PRESIDENT FRANKLIN D. ROOSEVELT - TYPED LETTER SIGNED 12/04/1924 - HFSID 285953
FRANKLIN D. ROOSEVELT A month after John W. Davis lost to President Coolidge, 42-year-old FDR signs a typed letter to a Democratic convention delegate about uniting the Democratic Party. Important Typed Letter Signed: "Franklin D. Roosevelt", 2 pages, 8½x11, separate sheets. New York, 1924 December 4.
Sale Price $3,400.00
FRANKLIN D. ROOSEVELT
A month after John W. Davis lost to President Coolidge, 42-year-old FDR signs a typed letter to a Democratic convention delegate about uniting the Democratic Party.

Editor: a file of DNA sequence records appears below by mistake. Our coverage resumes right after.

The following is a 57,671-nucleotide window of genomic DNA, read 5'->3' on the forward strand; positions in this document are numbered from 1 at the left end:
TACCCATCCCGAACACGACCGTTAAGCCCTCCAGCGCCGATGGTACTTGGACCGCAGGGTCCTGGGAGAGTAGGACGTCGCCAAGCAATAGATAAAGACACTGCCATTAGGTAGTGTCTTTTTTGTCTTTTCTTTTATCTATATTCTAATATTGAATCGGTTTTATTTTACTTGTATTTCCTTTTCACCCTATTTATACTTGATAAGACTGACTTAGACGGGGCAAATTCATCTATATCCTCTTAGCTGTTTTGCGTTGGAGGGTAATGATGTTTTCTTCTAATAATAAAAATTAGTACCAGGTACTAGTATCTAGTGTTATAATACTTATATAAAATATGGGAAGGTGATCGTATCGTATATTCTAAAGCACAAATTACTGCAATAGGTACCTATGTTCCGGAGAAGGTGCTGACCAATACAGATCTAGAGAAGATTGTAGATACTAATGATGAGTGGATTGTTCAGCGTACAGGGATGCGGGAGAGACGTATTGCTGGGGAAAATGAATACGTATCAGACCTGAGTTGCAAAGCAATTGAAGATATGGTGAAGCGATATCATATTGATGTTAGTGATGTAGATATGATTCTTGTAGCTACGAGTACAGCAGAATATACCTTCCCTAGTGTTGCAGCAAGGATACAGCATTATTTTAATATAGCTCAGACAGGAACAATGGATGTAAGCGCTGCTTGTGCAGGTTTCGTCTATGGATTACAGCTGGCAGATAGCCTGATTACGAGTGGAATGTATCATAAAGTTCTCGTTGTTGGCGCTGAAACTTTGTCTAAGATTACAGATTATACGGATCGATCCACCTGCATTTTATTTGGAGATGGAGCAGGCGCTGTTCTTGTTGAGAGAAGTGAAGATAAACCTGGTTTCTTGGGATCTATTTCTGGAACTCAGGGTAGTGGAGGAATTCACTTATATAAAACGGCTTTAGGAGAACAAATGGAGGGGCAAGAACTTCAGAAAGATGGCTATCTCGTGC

Important Typed Letter Signed: "Franklin D. Roosevelt", 2 pages, 8½x11, separate sheets. New York, 1924 December 4. To John M. Lindley, Winfield, Iowa. In part: "A number of acknowledged leaders of our Party have asked my opinion as to what should be done to make the Democracy a stronger and more militant organization nationally. In recent years and in many States we have succeeded in electing Democratic governors. Yet these same States we fail to carry for our presidential candidates. It is fair to reason that the Party organization is far weaker nationally than locally. Before expressing my own views as to a remedy I want the counsel and thought of representative Democrats throughout the country. Therefore I am writing to every Delegate to the recent National Convention, and I would sincerely appreciate your views, expressed as fully and frankly as may be. What you write me I will of course treat as confidential unless you expressly give me permission to quote you...Something must be done, and done now to bring home to the voting population the true basis and sound reasons why the Democratic Party is entitled to national confidence as a governing party. There is room for but two parties. The Republican leadership has stood and still stands for conservatism, for the control of the social and economic structure of the nation by a small minority of hand-picked associates. The Democratic Party organization is made more difficult by the fact that it is made up in chief part by men and women who are unwilling to stand still but who often differ as to the methods and lines of progress. Yet we are unequivocally the party of progress and liberal thought. Only by uniting can we win. It is not, I take it, a matter of personalities or candidates, but a matter of principles. If in the next three years we...devote ourselves instead to organizing for party principles, for the taking advantage of our opponents' errors and omissions, and for presenting our own logical and progressive program, we shall gain the confidence of the country; and find it far easier to choose a representative and successful ticket when the time comes. I shall greatly appreciate it if you will write me." In the November 4, 1924 presidential election, held exactly one month earlier, Republican President Calvin Coolidge defeated former Democratic Congressman and U.S. Minister to Great Britain John W. Davis by 15.7 million to 8.4 million popular votes, 382-136 electoral votes and 35-12 states. FDR's opinion that "There is room for but two parties" refers to Wisconsin Senator Robert M. LaFollette, who ran that year as the Progressive Party candidate, winning only his home state's 13 electoral votes. FDR was also upset that states such as New York and Ohio, with 45 and 24 electoral votes respectively, had Democratic Governors but voted Republican for Coolidge. Roosevelt helped unite the party and obtain the 1928 Democratic presidential nomination for New York Governor Alfred E. Smith, whom he had nominated at the convention. Smith lost to Coolidge's Secretary of Commerce Herbert Hoover, but four years later the Democrats regained the presidency with the election of Franklin D. Roosevelt. John M. Lindley, the addressee, had run for Congress in 1922, but lost to Republican William Kopp. Lightly creased. Light pencil erasures at upper left corner of first page. Fine condition.
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